The Competition and Markets Authority (CMA) wants travel and holiday companies to ‘check in’ on their terms and conditions. Are customers being treated fairly?
This is a guest post by Paul Latham. All views expressed are Paul’s own and not necessarily shared by Which?.
At the Competition and Markets Authority (CMA), our aim is to make markets work well for consumers.
That’s why we’re running the ‘Small print, Big difference’ campaign in the travel and holiday sector to encourage businesses to ‘check in’ on their terms and conditions to make sure they’re fair.
If you are unfortunate enough to have to cancel a holiday or trip, do you know how to check that you’re being treated fairly?
What are ‘fair terms’?
Under consumer law, businesses must make sure their terms are fair. If a term is considered unfair by a court, then it can’t be enforced against the customer – so just because you’ve signed up to something, it doesn’t necessarily mean the terms are legally binding.
Deposits, advance payments and cancellation fees are areas where it’s particularly worth looking out for unfair terms.
If you have to cancel, the business might keep some of your upfront deposit or ask you to pay a fee to cover its losses. This is fine, as long as the amount it keeps relates to what it is actually losing as a result of a cancellation.
Terms and conditions that don’t follow this approach – for example, where the business keeps a large upfront deposit which bears no relation to its losses – are likely to be unfair. As a general rule, deposits should only be a small percentage of the total cost.
In practice this means that if you cancel a booking or order and a business resells it, you could be entitled to some money back.
Travel firms can either use a case-by-case system, where people are refunded if and when a replacement booking is made, or they can have general terms and conditions based on how likely it is that they will be able to resell any cancelled bookings as the date of the booking approaches.
Both approaches can be fair under the law, so long as customers are getting back a reasonable amount.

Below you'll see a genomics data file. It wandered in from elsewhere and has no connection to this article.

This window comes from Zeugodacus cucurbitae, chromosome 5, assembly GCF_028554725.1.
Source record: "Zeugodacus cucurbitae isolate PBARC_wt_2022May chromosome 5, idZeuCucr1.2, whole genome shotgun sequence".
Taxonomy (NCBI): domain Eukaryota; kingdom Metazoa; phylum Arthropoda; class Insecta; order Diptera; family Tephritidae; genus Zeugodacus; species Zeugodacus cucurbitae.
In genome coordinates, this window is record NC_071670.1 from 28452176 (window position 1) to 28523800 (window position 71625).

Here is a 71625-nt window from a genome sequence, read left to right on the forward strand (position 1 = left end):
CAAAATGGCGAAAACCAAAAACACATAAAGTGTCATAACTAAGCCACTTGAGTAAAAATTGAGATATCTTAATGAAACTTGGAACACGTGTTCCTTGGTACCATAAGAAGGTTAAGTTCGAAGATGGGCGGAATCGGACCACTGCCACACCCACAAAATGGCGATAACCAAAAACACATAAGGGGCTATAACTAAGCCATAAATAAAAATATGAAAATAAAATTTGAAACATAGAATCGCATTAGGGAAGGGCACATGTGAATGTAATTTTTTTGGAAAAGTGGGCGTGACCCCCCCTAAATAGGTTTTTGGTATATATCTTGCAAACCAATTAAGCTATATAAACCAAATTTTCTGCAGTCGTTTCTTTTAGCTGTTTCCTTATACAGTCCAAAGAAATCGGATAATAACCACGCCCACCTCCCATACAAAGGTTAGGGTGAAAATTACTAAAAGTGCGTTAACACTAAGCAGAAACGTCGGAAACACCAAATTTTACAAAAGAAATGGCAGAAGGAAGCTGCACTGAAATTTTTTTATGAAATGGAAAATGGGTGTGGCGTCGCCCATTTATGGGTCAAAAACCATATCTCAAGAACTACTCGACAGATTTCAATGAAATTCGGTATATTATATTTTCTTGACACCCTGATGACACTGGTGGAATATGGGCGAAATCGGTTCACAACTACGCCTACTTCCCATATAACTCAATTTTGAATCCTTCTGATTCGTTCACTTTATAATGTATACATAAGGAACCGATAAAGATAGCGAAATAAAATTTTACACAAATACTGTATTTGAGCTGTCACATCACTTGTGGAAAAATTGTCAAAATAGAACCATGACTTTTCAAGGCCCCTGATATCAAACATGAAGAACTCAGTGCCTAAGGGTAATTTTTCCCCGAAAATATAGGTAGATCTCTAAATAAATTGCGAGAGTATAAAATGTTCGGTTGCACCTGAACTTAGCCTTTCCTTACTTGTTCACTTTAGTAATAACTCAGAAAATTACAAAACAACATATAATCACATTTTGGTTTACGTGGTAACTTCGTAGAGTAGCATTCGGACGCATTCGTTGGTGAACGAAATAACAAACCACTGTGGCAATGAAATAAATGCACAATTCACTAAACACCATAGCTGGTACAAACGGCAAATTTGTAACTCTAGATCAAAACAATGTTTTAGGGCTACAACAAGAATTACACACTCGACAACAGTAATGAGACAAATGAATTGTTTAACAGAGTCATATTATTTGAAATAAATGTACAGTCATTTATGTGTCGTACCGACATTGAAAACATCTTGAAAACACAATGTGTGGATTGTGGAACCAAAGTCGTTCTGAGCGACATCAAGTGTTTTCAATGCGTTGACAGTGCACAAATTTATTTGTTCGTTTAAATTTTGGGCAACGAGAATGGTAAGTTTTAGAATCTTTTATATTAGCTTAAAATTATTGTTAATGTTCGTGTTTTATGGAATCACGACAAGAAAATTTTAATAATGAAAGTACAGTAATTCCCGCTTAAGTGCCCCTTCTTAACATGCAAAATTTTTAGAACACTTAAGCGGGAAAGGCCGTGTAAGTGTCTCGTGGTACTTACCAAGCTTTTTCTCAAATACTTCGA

How can you make sure you are treated fairly?
Talk to the business and ask it to justify the amount of any fee charged for cancelling your holiday. If you still think you have been treated unfairly, you can go to Citizens Advice and get advice from its consumer service on 03454 040506 or 03454 040505 for Welsh language speakers.
Consumers in Scotland can call Consumer Advice Scot on 0808 164 6000. Alternatively, you can report an issue to your local Trading Standards Office and you can also escalate your complaint to the courts.
The CMA’s focus is on highlighting the importance of fair terms to businesses – we believe most businesses want to do the right thing but may not understand the law on unfair terms.
We are encouraging them to make sure their terms are up-to-date and fair to consumers. Enforcers such as Trading Standards and the CMA can also, in certain circumstances, take enforcement action to stop a business from using unfair terms.
In a national survey of 2,000 people we commissioned from Ipsos Mori, 66% felt that travel and holiday businesses do not always make it as easy to cancel a booking as they should. Do you agree?
Of those with experience cancelling a booking, 1 in 5 felt that they had been treated unfairly. If you have had to cancel a booking, do you feel you were treated fairly?
This was a guest post by Paul Latham. All views expressed were Paul’s own and not necessarily shared by Which?.